Georgia Community Fights Against Adult Store

Steve Javors
JOHNS CREEK, Ga. — The owner of an adult bookstore chain has filed a federal lawsuit against Fulton County, Ga. because it has denied him a business license. John Cornetta, owner of the 10-store chain Love Shack, is seeking to open a 10,000 square-foot location in the small Georgia community of Johns Creek.

Cornetta applied for a regular business license because his inventory will contain less than 25 percent of adult material. According to state law, if a business opens with more than 25 percent adult merchandise, it qualifies as an adult store and triggers zoning restrictions and other regulatory measures.

Fulton County officials argue that despite the percentage of inventory being adult material, Love Shack is an adult business and needs to be appropriately licensed or move to a new location.

The community of Johns Creek will officially become a city Dec. 1. Gov. Sonny Perdue created the city in late March with House Bill 1321.

Mayor designate Mike Bodker held a town hall meeting at Chattahoochee High School to discuss the store’s proposed opening. Approximately 900 residents attended. At the meeting, Bodker said one of the first things the City Council will do when it takes office is pass multiple adult entertainment laws. He mentioned laws defining obscenity and adult business zoning.

Additionally, the Atlanta Journal Constitution reported that Bodker said state Rep. Mark Burkhalter, R-Alpharetta, would introduce legislation that seeks to re-establish the state obscenity law that was overturned by a federal appellate court in February.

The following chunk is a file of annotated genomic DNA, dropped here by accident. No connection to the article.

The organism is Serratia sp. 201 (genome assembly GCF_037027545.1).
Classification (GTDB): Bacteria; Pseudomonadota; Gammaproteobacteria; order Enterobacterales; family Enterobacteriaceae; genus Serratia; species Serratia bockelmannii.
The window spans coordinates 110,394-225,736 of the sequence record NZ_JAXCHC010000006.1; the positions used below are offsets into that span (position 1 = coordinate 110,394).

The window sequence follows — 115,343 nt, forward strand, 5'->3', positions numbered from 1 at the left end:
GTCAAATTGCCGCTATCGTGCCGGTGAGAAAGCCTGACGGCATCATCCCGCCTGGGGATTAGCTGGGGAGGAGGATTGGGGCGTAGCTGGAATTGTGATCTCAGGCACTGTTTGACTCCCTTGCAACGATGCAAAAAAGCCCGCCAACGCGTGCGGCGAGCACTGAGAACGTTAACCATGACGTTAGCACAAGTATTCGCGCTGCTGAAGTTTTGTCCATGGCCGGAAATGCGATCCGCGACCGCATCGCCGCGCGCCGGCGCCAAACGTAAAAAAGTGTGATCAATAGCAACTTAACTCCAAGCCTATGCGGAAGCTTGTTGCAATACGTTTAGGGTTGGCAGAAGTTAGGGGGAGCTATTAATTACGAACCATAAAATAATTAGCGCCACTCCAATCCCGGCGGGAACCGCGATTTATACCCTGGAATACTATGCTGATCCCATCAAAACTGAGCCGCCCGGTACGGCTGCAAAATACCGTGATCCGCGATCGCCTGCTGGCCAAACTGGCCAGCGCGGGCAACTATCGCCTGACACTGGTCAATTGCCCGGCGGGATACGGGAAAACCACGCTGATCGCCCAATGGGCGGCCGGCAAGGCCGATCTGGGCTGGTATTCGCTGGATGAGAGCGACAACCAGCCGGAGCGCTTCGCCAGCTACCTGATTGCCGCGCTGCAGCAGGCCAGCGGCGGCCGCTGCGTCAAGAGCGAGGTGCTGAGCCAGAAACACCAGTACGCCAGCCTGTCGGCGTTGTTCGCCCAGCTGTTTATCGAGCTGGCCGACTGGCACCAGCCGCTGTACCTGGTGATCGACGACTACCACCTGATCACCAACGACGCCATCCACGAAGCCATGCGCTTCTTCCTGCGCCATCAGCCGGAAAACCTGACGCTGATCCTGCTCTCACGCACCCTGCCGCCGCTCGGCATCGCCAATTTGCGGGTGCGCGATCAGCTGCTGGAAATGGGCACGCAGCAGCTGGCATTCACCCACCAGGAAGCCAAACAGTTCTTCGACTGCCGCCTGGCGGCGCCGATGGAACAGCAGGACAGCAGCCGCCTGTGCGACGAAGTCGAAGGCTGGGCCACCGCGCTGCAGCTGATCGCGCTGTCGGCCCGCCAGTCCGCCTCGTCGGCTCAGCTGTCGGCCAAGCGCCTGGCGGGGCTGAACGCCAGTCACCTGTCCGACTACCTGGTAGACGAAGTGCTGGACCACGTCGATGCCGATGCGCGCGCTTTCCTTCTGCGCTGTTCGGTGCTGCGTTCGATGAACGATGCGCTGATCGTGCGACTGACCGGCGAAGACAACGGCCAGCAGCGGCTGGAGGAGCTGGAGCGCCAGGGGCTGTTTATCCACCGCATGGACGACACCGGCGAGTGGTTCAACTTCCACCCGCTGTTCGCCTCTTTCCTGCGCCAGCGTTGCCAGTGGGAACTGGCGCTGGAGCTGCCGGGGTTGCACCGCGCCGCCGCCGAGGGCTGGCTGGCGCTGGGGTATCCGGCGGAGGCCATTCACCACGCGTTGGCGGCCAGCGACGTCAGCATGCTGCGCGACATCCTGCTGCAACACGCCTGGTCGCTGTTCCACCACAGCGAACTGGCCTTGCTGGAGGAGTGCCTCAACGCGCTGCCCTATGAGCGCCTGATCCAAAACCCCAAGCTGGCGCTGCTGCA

“If they open, we’re prepared,” Bodker said. “If they don’t open, we’re prepared. We’re prepared to regulate adult businesses in Johns Creek. I can’t tell you how many emails I’ve gotten on this. People are upset about this. They do not want this in our community.”

While the Love Shack had a few supporters at the meeting, the bulk of the attendees were dead set against an adult business opening in their town. Some residents spoke of creating an unfriendly business atmosphere for the store — taking pictures of people as they enter, filling up parking spaces and posting anti-porn signs in the community.

“I live in a community close to where this is going,” resident Tom Embrey said at the meeting. “The whole city is against it because of the clientele that will be attracted, their moral character and their effect on children.”

Michael Garrison, who operates the North Atlanta Dance Academy across the street from the proposed Love Shack location, has been a vocal opponent of the store.

“Of all the things that could go there, that’s the worst,” Garrison told the Journal-Constitution. “It’s a direct threat to my business. I’m concerned that when parents come to register, they’ll look over and see a porn shop.”